A 22-year-old student at the University of Virginia was charged with fatally shooting three members of the university’s football team and wounding two others as they returned from a class field trip on Sunday night, an attack that led to an overnight campuswide lockdown while the authorities searched for the gunman for roughly 12 hours.
The three killed in the shooting — Devin Chandler, Lavel Davis Jr. and D’Sean Perry — were juniors, remembered by classmates, coaches and teachers as affable students, dedicated activists and, as the university’s first-year coach, Tony Elliott, said in a statement, “incredible young men with huge aspirations and extremely bright futures.”
As tributes to the victims poured in from around the country, questions proliferated about the fellow student accused of killing them: Christopher Darnell Jones Jr., a former football player who two months earlier had come to the attention of a university task force formed to identify and respond to threatening behavior by students.
Brian Coy, a university spokesman, said that on Sept. 15, amid an investigation into some hazing incidents on campus, officials with the university’s department of student affairs “heard from a student that Mr. Jones made a comment to him about possessing a gun” — a remark, Mr. Coy added, that was not made in conjunction with a threat. No one whom officials spoke with, including Mr. Jones’s roommate, said they had seen him with a gun, Mr. Coy said.
But in the course of the investigation, officials discovered that Mr. Jones had been convicted of a misdemeanor concealed weapons violation in 2021, for which he received a 12-month suspended sentence and had to pay a $100 fine.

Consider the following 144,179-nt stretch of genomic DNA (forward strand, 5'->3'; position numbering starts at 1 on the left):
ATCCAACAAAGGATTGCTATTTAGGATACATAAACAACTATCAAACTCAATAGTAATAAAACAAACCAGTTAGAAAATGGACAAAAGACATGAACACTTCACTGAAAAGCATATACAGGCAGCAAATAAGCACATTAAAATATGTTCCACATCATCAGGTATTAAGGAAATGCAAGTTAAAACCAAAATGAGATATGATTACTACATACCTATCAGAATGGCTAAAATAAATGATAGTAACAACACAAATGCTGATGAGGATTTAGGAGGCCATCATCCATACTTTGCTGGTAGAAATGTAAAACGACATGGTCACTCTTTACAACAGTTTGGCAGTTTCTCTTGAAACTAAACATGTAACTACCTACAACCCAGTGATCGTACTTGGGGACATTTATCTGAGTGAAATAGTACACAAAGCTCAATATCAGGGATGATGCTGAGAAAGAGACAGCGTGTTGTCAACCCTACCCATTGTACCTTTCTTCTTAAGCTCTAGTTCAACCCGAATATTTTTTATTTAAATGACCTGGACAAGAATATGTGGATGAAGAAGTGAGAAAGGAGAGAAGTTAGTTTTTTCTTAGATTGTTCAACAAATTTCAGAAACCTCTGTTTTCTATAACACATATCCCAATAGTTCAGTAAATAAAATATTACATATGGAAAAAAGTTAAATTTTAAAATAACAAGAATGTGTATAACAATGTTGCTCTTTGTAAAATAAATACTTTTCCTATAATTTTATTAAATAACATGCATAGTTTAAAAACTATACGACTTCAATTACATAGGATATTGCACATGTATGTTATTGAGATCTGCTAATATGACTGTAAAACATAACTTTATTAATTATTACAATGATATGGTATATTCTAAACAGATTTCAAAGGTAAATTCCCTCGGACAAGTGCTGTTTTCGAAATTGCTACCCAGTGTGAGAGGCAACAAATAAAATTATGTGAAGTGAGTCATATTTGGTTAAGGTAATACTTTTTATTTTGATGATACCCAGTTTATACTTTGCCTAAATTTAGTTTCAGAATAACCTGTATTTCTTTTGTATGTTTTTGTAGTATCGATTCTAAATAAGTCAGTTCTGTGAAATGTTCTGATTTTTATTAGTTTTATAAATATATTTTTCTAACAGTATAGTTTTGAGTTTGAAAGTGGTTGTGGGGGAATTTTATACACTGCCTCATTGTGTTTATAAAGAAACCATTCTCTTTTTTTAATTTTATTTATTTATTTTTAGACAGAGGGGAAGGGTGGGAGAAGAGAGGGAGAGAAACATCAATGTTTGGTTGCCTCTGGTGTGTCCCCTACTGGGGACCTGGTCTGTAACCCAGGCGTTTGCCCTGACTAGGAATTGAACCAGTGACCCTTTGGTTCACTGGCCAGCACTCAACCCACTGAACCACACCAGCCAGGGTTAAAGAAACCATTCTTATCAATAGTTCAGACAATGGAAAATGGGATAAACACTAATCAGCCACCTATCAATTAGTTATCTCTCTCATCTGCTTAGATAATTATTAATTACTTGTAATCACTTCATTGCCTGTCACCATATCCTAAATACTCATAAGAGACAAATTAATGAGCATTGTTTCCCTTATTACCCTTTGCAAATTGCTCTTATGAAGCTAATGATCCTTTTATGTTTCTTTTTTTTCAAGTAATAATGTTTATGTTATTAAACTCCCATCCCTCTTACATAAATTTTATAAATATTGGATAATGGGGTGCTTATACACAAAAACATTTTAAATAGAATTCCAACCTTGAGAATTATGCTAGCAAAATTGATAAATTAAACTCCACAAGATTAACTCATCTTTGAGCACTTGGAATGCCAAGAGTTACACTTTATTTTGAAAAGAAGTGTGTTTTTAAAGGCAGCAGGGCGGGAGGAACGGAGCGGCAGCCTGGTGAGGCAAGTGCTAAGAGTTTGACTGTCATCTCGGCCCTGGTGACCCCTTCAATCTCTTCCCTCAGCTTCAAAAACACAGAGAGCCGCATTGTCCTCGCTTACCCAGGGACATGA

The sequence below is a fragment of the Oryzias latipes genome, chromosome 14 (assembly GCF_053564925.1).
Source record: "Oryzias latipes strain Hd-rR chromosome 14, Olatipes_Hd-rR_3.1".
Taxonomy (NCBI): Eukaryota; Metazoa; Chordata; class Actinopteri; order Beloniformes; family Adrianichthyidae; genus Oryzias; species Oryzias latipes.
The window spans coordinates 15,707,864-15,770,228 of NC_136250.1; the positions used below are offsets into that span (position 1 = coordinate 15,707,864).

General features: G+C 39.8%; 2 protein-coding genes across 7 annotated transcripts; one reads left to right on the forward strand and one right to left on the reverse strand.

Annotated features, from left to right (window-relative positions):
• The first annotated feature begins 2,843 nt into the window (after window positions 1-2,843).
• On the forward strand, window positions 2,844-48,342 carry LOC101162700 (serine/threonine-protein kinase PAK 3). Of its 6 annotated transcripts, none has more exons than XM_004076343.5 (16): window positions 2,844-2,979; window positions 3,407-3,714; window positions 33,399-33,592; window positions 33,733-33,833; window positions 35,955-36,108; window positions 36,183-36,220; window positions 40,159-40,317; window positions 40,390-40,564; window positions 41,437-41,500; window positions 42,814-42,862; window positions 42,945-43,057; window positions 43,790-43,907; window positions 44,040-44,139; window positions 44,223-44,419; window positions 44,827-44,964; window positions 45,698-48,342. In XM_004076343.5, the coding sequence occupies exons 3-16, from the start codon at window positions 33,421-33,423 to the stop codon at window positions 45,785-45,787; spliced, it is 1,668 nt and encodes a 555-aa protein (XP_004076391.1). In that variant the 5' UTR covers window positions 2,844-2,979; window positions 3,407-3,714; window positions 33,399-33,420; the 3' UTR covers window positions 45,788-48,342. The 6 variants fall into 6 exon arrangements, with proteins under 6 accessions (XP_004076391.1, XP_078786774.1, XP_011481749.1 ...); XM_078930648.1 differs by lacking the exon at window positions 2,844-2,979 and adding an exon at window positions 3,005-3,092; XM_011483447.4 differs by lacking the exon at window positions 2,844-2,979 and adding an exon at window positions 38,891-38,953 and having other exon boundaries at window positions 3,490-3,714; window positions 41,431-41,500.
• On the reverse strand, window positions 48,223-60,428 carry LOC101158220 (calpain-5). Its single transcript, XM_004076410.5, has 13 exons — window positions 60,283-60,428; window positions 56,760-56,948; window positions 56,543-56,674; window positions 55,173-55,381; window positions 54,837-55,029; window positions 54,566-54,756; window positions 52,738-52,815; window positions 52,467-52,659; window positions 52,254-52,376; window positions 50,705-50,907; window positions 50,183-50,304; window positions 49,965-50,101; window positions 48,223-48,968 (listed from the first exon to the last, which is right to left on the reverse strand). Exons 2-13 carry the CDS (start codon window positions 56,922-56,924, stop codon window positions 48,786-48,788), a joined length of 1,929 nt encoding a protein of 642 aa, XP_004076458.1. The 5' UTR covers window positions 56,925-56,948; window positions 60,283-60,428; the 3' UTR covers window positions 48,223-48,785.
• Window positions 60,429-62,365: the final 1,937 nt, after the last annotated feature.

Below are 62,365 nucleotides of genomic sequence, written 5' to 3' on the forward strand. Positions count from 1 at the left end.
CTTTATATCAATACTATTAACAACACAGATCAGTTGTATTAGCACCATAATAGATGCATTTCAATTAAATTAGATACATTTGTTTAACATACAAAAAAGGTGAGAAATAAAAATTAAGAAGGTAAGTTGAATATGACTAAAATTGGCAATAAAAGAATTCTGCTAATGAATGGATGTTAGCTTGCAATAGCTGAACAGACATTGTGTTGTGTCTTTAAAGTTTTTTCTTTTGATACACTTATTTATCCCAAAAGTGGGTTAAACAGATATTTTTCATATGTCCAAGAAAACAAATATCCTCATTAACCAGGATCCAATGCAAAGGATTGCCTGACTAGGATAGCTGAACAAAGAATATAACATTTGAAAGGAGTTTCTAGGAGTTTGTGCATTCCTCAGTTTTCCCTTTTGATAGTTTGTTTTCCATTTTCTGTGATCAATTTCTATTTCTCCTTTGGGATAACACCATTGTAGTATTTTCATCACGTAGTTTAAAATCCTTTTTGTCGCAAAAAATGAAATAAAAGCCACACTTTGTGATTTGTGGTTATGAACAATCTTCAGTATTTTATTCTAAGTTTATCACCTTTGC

It was one of several misdemeanor charges that Mr. Jones had been charged with over the past few years, according to court records. He was obligated by campus policy to report the concealed weapons conviction to the university, but did not. When university officials tried to question him about it, Mr. Jones refused to cooperate, Mr. Coy said, and the task force, called a threat assessment team, “escalated his case for disciplinary action” before a student judiciary body on Oct. 27. The authorities said the matter was pending.
It was not immediately clear who was representing Mr. Jones, and no representative could be reached on his behalf by late Monday.
At a news conference on Monday morning, Timothy Longo, chief of police for the University of Virginia, said Mr. Jones would be charged with three counts of second-degree murder and three counts of using a handgun in the commission of a felony.
Minutes later, Chief Longo was briefly pulled aside by another law enforcement official, returning to the microphone with an announcement: Mr. Jones had just been arrested by the police in Henrico County, Va., in the Richmond suburbs, about an hour and fifteen minutes away.
“The search for the suspect may be over, but the work of understanding this terrible crime and what motivated him to commit it is just beginning,” said James E. Ryan, the president of the university, in an afternoon email to the students announcing that classes would be canceled on Tuesday, as they were on Monday.
The shooting in Charlottesville was at least the fifth since February on or near college campuses in Virginia alone. President Biden and the first lady, Jill Biden, sent their “deepest condolences” to the families, friends and neighbors grieving the victims and the injured.
“Too many families across America are bearing the awful burden of gun violence,” the White House said in a statement, once again calling for an assault weapons ban “to get weapons of war off America’s streets.”